L. exigua is an immigrant, crossing the Channel from the continent, and most abundant in the late summer, suggesting that the summer moths are the second brood of immigrants arriving earlier in the year. 1950 was not one of the its most abundant years. The signficance of this little moth appears to be the date of its capture, February, in the depths of winter. It could not have survived long in the wild.
11. Callimorpha dominula ab. junta, aberrant form of the Scarlet Tiger
The collection contains a whole drawer full of Callimorpha dominula which, as its scientific name suggests, appears in many different forms, all of them very beautiful.
In the drawer are many varying forms, including dark bimacula and the brilliant yellow ab.lutescens.
As the following article tells, I got into a muddle trying to find a specimen that could be described as ab. juncta, which I took to mean the colour bleeding from wing spots into the wing and connecting the spots. This should properly apply to the forewing, but the specimen I chose has striking spread of black in the hindwing. It’s not one of these.
These three show the normal (but for the Scarlet Tiger what is normal?) form, the dark bimacula and the magnificent yellowab. lutescens forms.
Classey’s moth had been hatched by Edward Cockayne from a larva from Itchen Abbas in Hampshire earlier in the year.
A lot of the insects in the drawer are from the collector H. Haynes, a Wiltshire man, whose death the Society recorded with regret in 1951. The Entomologist’s Record for 1943 reveals that he had bred a series of Panaxia(the old name for Callimorpha dominula, L.) from the Salisbury district showing specimens with enlarged and confluent markings in the forewings.
Besides L. virens Classey exhibited a number of moths the expedition had taken in Co. Clare in August 1950. This fine pair of Large Ears, taken on August 19th, were among them. There is a column of four Large Ears in drawer 2:17 of the collection. The 1950 specimens are the central two. The two English specimens show distinctly darker coloration.
Classey caught this little white moth during a collecting trip to Lymington in June 1950. He refers to it simply as ‘an aberration’. There are twenty specimens in the collection, of which two females have odd dark markings on the leading edge of their forewing tips. Normal females have pure white wing-tips with no markings.
I have chosen the more exaggerated of the two variants to represent Classey’s C. mendica, ab.. This specimen also has broad dark markings splashed on the body where normal specimens have none.
Another moth taken by Classey’s expedition in Co. Clare in August 1950. It is known by at least a dozen synonyms, and is nowadays generally called Helicoverpa armigera, being less politely referred to as The Cotton Bollworm.
Please notice that it has wonderfully curly antennae, the sort Dali would have envied, flamboyant as any desperado should be.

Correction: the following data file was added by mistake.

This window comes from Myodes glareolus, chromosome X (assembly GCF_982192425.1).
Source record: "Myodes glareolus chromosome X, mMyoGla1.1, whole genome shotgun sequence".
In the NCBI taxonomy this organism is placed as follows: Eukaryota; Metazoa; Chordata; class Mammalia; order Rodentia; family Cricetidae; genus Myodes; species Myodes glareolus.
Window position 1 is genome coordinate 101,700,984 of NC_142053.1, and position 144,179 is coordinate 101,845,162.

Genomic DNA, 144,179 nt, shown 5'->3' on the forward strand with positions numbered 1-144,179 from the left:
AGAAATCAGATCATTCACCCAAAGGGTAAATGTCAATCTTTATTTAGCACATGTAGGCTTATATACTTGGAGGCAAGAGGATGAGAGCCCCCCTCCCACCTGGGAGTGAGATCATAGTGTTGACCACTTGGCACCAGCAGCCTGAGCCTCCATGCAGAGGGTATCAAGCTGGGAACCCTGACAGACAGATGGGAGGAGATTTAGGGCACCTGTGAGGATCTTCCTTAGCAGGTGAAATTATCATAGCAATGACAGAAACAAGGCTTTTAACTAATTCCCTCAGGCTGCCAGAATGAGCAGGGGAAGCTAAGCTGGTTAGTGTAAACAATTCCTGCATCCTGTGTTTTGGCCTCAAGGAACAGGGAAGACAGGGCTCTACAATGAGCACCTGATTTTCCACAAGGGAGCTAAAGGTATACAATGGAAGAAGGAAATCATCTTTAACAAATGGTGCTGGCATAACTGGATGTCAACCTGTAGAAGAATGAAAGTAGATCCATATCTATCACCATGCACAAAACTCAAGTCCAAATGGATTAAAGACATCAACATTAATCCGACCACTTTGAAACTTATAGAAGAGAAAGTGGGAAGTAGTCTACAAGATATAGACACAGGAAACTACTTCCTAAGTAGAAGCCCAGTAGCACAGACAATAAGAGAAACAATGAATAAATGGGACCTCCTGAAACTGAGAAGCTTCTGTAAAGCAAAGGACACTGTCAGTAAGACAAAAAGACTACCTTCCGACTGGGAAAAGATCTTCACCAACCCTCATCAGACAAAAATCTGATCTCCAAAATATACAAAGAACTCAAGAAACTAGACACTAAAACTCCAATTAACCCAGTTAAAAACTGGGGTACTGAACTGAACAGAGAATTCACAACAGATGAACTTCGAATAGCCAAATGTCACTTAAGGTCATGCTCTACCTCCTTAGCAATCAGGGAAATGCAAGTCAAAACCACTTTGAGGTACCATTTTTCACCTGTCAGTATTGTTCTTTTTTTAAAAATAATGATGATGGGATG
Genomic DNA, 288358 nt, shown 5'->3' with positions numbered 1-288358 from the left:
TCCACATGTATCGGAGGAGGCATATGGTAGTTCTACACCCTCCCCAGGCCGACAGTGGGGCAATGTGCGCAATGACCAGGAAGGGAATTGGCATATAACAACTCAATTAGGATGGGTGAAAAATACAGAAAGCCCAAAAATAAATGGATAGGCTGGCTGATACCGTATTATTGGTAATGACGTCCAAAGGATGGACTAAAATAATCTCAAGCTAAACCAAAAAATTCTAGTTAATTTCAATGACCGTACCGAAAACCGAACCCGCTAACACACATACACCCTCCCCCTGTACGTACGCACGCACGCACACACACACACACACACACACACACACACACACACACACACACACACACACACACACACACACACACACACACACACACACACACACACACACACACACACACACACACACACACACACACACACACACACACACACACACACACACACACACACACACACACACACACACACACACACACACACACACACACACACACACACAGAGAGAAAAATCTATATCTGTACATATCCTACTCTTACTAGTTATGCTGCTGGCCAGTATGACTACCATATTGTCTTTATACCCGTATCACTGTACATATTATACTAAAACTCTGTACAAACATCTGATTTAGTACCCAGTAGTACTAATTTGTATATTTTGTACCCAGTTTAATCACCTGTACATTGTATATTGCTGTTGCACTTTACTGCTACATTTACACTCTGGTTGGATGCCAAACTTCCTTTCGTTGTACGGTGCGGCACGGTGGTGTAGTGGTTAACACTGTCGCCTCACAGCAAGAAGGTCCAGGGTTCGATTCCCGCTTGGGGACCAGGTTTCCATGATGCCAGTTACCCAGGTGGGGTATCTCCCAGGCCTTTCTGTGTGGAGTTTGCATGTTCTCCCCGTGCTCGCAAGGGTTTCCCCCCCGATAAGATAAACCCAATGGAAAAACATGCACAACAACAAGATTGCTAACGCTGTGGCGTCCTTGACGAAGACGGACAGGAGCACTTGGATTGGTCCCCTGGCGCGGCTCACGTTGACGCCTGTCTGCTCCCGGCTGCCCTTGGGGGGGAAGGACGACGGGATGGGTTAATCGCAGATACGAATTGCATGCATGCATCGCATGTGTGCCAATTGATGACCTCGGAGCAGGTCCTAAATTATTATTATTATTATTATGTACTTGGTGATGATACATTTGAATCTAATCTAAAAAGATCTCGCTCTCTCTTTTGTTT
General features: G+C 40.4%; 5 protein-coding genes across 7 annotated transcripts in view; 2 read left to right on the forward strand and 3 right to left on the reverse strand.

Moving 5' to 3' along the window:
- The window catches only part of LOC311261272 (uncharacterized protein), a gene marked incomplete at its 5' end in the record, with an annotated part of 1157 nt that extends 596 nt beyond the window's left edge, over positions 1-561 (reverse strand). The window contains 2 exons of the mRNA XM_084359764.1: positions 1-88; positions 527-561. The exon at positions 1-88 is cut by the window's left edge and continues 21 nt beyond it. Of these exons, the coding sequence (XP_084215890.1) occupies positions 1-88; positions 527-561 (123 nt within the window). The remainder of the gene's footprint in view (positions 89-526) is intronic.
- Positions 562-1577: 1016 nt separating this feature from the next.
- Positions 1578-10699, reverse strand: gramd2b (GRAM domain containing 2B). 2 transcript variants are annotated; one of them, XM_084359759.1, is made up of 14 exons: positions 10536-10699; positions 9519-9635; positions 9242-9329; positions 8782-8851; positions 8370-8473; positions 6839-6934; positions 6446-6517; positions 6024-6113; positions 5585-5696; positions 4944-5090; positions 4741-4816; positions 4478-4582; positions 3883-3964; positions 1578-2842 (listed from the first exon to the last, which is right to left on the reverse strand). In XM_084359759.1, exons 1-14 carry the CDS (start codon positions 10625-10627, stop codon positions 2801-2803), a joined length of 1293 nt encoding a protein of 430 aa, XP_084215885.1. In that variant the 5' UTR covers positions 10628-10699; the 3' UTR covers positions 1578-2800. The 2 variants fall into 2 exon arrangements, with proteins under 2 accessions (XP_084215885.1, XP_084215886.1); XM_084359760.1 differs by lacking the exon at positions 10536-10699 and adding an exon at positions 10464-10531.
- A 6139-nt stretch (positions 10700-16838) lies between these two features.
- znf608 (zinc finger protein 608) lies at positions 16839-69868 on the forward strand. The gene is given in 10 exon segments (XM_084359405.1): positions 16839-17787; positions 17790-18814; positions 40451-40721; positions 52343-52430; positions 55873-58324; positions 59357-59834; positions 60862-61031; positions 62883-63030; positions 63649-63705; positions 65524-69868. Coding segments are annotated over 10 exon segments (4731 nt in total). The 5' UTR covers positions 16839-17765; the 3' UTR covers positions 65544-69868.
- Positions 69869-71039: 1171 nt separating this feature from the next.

Armigera is a pest of just about every crop known to man. According to UK government risk assessors at DEFRA, ‘The most important crop hosts of which H. armigera is a major pest are tomato, cotton, pigeon pea, chickpea, sorghum and cowpea. Other hosts include dianthus, rosa, pelargonium, chrysanthemum, groundnut, okra, peas, field beans, soybeans, lucerne, Phaseolus spp., other Leguminosae, tobacco, potatoes, maize, flax, a number of fruits (Prunus, Citrus), forest trees and a range of vegetable crops.’ Is there anything it won’t eat? Its caterpillars have even been known to eat one another.
The moth’s home territory is southern Europe and North Africa. It can make thousand mile journeys to reach the south coast of Britain but rarely gets beyond. Possibly this gives a clue to its inclusion here. County Clare is 350 miles further on. Fair play to the little divill.
Eric Classey took H. pallustris in June 1950 at Woodwalton Fen. Why was it included? Well, the moth is scarce.
For most the capture of a single male in a season was considered ‘good going’ as pallustris is a moth of retiring habits and is very erratic in its appearance at the light. The female has been found in the wild state only on two or three occasions – Proceedings of the S. L. E. & N. H. S.
Classey’s specimen came from Woodwalton Fen, which the Society was actively trying to save from development. Three months after the 1950 exhibition, the Society’s President, Air Marshal Sir Robert Saundby, addressed the assembled membership. Five years after the end of the Second World War, Saundby was a famous figure. He had been a World War I air ace, and during World War II he was No. 2 at RAF Bomber Command. No one really thought of him as a lepidopterist, but now he dropped a bomb on them:
When looking through the list of subscribers to the Wicken Fen Fund I was rather surprised to note that, apart from the two guineas subscribed by the Society as a corporate body, only twenty of our members had supported the Fund.